The word paalam in Filipino has two meanings: to ask permission or to say good-bye. The original definition is to ask permission (mag paalam), and how the word evolved into farewell lies in the cultural nuance of Filipinos to ask permission to leave the home from the parents. As is our custom, Filipino children never do anything without the knowledge or permission of our parents / grandparent / elders, to the extent that even speaking at the table during meals entailed asking for permission in some families.
Paalam also goes back to the time when animism ruled the villages instead of Christianity. Permission was asked of the spirits for farming, planting or harvesting, for embarking on a journey, or even greeting visitors. The belief is that when two people face each other and begin to interact, there is a bond established by the spirits. If you have ever been in Asia, particularly Southeast Asia, you will have noticed how some people will bow down with their hand outstretched before them while walking between two people. This is because they are about to break the bond between the two and need to apologise to the spirits.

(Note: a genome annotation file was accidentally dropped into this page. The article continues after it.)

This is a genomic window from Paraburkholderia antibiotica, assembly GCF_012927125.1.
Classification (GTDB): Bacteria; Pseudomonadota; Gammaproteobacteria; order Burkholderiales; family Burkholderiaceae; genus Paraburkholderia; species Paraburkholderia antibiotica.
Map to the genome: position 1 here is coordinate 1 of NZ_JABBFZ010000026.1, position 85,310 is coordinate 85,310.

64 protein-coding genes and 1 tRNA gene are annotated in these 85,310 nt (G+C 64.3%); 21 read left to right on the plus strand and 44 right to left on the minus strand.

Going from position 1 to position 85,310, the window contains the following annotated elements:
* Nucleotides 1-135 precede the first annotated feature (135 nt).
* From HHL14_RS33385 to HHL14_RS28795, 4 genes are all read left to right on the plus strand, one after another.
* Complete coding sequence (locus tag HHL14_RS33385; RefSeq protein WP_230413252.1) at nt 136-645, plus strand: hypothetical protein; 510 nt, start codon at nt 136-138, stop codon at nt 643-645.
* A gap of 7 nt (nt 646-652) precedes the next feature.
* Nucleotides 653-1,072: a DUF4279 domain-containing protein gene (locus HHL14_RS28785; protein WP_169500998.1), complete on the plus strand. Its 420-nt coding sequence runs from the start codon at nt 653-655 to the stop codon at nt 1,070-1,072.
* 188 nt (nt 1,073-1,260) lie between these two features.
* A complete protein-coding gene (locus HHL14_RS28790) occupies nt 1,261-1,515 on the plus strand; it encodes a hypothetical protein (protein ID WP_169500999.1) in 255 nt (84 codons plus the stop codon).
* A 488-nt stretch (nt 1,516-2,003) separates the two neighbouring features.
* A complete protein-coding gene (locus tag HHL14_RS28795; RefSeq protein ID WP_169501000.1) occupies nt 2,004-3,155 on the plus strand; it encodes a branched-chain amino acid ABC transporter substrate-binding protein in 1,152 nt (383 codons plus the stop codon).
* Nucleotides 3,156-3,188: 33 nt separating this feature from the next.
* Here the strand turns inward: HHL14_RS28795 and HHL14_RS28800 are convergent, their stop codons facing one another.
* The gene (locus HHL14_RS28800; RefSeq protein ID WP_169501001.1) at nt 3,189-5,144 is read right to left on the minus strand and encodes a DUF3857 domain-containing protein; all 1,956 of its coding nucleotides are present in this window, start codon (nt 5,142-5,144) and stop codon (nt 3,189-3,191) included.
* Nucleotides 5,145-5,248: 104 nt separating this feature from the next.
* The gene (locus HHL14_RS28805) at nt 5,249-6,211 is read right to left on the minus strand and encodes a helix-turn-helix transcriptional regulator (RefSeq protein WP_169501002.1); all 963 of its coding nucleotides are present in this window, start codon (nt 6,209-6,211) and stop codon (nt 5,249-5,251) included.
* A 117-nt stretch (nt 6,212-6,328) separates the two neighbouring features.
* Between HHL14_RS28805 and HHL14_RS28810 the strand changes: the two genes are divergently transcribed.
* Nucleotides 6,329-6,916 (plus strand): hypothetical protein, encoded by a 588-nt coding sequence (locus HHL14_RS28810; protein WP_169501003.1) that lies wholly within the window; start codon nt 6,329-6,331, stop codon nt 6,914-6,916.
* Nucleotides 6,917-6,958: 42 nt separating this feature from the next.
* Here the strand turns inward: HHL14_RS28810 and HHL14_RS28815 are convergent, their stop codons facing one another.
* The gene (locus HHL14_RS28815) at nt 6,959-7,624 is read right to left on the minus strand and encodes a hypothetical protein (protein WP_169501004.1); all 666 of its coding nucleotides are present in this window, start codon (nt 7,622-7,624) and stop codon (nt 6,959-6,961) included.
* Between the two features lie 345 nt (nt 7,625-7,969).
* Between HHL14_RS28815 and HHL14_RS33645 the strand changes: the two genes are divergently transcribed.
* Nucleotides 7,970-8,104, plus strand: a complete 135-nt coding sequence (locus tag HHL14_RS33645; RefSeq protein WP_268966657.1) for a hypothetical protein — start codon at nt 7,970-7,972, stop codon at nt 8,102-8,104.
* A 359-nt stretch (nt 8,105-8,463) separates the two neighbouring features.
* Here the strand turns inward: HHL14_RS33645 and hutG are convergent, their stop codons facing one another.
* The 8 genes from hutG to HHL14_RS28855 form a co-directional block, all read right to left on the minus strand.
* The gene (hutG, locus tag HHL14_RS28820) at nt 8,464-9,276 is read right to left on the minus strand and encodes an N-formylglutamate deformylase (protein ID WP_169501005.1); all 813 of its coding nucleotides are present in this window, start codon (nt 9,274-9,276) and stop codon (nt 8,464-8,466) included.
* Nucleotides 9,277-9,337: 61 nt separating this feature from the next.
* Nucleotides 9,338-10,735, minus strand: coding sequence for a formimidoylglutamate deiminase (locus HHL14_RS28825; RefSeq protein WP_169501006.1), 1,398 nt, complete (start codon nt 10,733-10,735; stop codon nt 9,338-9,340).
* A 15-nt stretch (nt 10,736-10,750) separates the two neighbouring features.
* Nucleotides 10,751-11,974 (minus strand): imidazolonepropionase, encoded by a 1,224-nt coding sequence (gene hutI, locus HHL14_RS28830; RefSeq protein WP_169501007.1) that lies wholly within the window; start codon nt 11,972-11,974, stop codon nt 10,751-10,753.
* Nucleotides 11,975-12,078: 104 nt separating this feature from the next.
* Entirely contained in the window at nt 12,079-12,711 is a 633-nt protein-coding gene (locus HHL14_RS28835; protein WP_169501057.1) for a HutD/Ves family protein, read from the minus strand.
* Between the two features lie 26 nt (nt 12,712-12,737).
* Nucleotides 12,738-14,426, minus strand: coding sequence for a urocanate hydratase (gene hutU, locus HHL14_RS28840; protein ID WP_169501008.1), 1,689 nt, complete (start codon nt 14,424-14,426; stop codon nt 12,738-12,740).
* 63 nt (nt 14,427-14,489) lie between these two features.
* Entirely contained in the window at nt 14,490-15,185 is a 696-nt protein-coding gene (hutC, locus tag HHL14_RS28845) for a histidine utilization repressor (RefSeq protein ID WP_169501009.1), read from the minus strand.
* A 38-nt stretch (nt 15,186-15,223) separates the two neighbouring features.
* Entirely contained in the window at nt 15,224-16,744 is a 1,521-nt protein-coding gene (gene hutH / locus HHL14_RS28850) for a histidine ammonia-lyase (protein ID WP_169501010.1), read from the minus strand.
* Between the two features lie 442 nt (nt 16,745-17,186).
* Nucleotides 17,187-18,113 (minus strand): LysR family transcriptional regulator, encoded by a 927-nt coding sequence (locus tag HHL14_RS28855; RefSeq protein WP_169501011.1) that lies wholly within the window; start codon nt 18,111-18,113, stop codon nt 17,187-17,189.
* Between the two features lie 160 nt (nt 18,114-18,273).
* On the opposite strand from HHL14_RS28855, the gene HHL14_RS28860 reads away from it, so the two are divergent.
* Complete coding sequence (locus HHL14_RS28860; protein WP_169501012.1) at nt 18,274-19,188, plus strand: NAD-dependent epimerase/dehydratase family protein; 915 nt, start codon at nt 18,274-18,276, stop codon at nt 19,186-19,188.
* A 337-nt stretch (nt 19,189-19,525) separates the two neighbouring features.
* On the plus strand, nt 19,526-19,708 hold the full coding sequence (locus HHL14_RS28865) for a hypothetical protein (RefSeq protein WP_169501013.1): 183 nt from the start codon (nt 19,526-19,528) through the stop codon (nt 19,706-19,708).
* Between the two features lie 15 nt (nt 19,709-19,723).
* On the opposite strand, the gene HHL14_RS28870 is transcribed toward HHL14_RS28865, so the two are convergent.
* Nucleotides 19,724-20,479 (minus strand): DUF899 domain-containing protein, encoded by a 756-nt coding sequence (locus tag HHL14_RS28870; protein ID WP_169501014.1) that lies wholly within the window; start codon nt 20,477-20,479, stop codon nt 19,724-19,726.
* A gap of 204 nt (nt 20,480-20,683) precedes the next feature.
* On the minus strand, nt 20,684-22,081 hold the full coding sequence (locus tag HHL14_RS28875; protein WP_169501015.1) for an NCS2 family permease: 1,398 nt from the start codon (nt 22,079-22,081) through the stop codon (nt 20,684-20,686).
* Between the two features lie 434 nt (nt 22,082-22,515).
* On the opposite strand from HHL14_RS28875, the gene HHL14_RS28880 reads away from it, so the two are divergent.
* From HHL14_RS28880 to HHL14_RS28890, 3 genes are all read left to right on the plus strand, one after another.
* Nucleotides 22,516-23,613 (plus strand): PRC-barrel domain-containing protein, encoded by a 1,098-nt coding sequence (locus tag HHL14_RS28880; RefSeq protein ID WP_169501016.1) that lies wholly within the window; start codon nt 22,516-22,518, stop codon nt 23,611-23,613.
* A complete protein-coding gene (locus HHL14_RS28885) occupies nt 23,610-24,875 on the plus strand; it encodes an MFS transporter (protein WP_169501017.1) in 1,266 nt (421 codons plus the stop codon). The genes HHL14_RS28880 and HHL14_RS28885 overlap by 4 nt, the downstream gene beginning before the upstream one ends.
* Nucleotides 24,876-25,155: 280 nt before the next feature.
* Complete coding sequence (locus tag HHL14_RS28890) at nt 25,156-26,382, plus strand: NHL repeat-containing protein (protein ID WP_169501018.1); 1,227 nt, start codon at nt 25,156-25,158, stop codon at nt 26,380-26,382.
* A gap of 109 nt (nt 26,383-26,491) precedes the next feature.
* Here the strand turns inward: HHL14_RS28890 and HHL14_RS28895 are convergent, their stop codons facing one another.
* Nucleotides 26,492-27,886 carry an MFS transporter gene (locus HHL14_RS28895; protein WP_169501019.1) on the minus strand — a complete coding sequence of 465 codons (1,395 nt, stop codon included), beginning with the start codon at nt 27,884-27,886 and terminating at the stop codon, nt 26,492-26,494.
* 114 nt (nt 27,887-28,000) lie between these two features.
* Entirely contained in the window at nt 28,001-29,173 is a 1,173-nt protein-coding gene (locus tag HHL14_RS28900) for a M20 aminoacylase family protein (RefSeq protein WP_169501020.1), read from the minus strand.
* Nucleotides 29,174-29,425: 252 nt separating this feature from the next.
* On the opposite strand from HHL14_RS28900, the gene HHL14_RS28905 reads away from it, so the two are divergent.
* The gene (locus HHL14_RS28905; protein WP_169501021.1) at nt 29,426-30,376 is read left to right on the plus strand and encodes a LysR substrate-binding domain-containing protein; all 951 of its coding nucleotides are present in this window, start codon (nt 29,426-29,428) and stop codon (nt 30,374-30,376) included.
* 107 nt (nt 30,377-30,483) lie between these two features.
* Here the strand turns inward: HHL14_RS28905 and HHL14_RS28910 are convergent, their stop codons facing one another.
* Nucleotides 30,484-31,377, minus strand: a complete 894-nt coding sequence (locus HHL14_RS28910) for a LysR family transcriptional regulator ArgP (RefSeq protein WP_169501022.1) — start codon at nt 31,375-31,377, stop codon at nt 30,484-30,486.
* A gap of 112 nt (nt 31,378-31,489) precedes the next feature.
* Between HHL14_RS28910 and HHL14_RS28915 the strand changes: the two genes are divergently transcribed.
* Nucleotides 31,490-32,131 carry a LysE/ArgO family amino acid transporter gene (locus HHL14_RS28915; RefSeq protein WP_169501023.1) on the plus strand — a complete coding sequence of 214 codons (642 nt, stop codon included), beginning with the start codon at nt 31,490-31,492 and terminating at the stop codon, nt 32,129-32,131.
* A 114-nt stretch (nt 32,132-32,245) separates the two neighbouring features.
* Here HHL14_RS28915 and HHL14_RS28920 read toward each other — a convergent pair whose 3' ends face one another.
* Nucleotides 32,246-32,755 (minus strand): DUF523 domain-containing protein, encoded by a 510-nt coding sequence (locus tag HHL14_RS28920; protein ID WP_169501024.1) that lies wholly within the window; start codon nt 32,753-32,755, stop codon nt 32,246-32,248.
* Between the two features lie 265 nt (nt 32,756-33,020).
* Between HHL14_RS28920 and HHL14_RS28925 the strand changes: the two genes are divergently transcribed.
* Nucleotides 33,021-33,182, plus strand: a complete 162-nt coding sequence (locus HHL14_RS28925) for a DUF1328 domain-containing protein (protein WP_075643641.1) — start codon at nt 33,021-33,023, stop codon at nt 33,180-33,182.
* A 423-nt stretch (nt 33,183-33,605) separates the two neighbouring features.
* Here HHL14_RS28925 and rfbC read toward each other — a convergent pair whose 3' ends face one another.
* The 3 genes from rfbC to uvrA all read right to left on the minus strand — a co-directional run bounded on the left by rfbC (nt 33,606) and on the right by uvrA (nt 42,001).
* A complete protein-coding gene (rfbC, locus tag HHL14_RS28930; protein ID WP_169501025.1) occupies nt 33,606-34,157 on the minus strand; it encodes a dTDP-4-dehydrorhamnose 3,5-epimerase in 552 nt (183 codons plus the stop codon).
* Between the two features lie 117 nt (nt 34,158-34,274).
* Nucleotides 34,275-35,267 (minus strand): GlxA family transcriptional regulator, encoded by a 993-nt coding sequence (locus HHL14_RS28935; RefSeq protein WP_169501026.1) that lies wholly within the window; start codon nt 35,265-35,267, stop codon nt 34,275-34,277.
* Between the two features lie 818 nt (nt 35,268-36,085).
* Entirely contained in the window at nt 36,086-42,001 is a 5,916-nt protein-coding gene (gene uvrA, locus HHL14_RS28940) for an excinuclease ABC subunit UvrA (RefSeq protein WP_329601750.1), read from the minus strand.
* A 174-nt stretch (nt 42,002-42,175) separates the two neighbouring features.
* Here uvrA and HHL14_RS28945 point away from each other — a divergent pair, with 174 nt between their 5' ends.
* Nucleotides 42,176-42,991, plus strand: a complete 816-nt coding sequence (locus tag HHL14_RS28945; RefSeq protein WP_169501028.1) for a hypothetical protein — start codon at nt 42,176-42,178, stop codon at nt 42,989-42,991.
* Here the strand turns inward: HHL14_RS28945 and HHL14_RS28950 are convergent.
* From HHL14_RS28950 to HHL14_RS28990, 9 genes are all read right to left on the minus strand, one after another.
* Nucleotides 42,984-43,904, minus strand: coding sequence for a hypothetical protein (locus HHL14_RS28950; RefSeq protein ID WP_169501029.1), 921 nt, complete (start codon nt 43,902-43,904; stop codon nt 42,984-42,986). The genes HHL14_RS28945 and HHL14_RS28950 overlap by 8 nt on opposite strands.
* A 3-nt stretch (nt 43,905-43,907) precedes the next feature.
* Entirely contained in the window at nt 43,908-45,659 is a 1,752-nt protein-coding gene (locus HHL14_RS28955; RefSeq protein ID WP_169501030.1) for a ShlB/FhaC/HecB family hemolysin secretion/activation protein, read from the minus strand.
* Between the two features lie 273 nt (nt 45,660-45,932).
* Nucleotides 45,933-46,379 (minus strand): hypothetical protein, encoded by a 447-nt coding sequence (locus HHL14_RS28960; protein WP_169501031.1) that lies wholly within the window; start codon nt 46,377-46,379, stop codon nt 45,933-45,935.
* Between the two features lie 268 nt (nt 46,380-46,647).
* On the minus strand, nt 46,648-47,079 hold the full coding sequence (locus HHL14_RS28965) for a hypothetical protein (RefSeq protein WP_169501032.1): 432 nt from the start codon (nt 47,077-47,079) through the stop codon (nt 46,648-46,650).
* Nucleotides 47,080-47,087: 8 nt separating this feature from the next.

I joined National Geographic’s YourShot in June 2013, taking a gamble on a public photo sharing community for the first time ever. Up until that point, photography had been a very private thing for me, sharing mostly with friends and families, and even that was restricted to the print versions. As the digital age took over, platforms like flickr and mugshot emerged, followed by so many others. I learned a lot and was inspired my many photographers there, especially the National Geographic pros whom I looked up to. It had always been my dream to become a NatGeo photographer on assignment, roaming the world with my camera and spending hours up on a tree waiting for a pride of lions, or in the jungles of South America chasing obscure villages. Sadly, that never came to pass, and I resigned myself to pursuing a different career path altogether. On October 31, 2019 YourShot is shutting down and moving to Instagram. Not only is this an abomination, but I consider this to be a major downgrade and am saddened by the fact, but it can no longer be undone.
The proverbial golden carrot dangled in front of all YourShot members was to be selected for the Daily Dozen, photographs which in turn ended up in the monthly magazine. So you can imagine what an honour it was if to be chosen for the Daily Dozen among the millions of photos uploaded every day! The photograph above was shot in Samut Prakan, Thailand, in a lotus farm I visited with my college buddies MLTU and SG. We took a agro-tourism trip out to the countryside that day, the lotus farm being among the many stops. Little did I know that this shot would end up in the Daily Dozen!
Six years after joining YourShot, I bow out with first public milestone that affirmed my direction of documentary photography. Strangely enough, October brings to a close many other things established in 2013. The losses are to be mourned, but I must move on.